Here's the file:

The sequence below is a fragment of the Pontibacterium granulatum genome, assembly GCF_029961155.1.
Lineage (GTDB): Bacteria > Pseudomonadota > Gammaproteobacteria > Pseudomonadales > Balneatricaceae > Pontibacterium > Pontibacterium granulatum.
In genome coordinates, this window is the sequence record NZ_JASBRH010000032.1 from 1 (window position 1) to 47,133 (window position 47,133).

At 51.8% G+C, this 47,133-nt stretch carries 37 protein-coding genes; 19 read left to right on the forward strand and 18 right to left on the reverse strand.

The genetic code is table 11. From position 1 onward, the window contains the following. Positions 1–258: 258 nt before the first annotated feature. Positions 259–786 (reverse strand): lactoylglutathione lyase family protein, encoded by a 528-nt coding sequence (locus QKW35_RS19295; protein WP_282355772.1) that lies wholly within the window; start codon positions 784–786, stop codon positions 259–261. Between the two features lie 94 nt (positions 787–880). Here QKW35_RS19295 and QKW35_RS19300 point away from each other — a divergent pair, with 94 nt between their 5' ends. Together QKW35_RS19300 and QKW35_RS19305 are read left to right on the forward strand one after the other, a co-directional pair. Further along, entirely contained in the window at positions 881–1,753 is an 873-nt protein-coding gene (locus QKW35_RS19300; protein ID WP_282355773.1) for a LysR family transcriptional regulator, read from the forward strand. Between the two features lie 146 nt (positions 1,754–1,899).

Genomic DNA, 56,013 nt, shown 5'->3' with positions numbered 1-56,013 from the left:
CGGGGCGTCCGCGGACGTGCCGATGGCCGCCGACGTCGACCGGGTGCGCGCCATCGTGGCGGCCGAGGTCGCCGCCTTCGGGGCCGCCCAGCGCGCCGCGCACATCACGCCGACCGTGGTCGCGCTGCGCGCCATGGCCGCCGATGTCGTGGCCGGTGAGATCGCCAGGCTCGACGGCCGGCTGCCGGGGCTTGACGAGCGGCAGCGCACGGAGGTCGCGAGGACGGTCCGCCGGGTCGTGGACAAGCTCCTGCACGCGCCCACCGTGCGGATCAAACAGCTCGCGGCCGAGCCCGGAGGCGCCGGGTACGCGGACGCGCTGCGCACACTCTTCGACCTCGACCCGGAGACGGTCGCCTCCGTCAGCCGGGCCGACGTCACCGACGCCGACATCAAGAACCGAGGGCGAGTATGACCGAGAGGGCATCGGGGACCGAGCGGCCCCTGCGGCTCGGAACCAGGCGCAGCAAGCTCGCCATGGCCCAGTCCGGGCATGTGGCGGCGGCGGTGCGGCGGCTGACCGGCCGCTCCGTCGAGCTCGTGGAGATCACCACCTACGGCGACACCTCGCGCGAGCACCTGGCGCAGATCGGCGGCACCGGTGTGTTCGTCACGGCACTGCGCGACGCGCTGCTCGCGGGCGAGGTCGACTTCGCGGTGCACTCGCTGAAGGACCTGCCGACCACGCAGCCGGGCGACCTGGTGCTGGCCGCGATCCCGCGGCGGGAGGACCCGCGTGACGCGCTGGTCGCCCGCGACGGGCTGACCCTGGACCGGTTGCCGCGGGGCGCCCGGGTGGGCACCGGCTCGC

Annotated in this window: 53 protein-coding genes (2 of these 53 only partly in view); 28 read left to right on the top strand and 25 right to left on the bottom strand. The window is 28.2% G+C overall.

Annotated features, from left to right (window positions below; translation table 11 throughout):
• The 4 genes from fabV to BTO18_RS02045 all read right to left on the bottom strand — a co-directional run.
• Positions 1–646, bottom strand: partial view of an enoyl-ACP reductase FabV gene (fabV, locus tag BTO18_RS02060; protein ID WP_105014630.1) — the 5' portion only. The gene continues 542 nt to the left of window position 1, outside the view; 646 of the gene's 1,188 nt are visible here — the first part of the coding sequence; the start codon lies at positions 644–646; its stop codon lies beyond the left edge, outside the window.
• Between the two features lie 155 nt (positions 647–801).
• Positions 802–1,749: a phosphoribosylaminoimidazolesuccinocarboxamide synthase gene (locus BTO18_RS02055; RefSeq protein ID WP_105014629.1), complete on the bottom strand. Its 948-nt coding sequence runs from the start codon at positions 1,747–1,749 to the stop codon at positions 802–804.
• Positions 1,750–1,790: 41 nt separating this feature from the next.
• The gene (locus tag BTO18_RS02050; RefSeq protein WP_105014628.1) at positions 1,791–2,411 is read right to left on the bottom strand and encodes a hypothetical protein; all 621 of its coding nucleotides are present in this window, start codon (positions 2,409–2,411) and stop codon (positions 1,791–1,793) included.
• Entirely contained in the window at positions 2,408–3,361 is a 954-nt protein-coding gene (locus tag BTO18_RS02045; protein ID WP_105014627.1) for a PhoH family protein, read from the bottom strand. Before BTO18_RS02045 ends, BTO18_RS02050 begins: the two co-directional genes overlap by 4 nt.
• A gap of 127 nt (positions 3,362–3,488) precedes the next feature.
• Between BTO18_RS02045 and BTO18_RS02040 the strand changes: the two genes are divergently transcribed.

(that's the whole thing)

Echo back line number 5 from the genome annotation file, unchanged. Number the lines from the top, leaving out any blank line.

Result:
The genetic code is table 11. From position 1 onward, the window contains the following. Positions 1–258: 258 nt before the first annotated feature. Positions 259–786 (reverse strand): lactoylglutathione lyase family protein, encoded by a 528-nt coding sequence (locus QKW35_RS19295; protein WP_282355772.1) that lies wholly within the window; start codon positions 784–786, stop codon positions 259–261. Between the two features lie 94 nt (positions 787–880). Here QKW35_RS19295 and QKW35_RS19300 point away from each other — a divergent pair, with 94 nt between their 5' ends. Together QKW35_RS19300 and QKW35_RS19305 are read left to right on the forward strand one after the other, a co-directional pair. Further along, entirely contained in the window at positions 881–1,753 is an 873-nt protein-coding gene (locus QKW35_RS19300; protein ID WP_282355773.1) for a LysR family transcriptional regulator, read from the forward strand. Between the two features lie 146 nt (positions 1,754–1,899).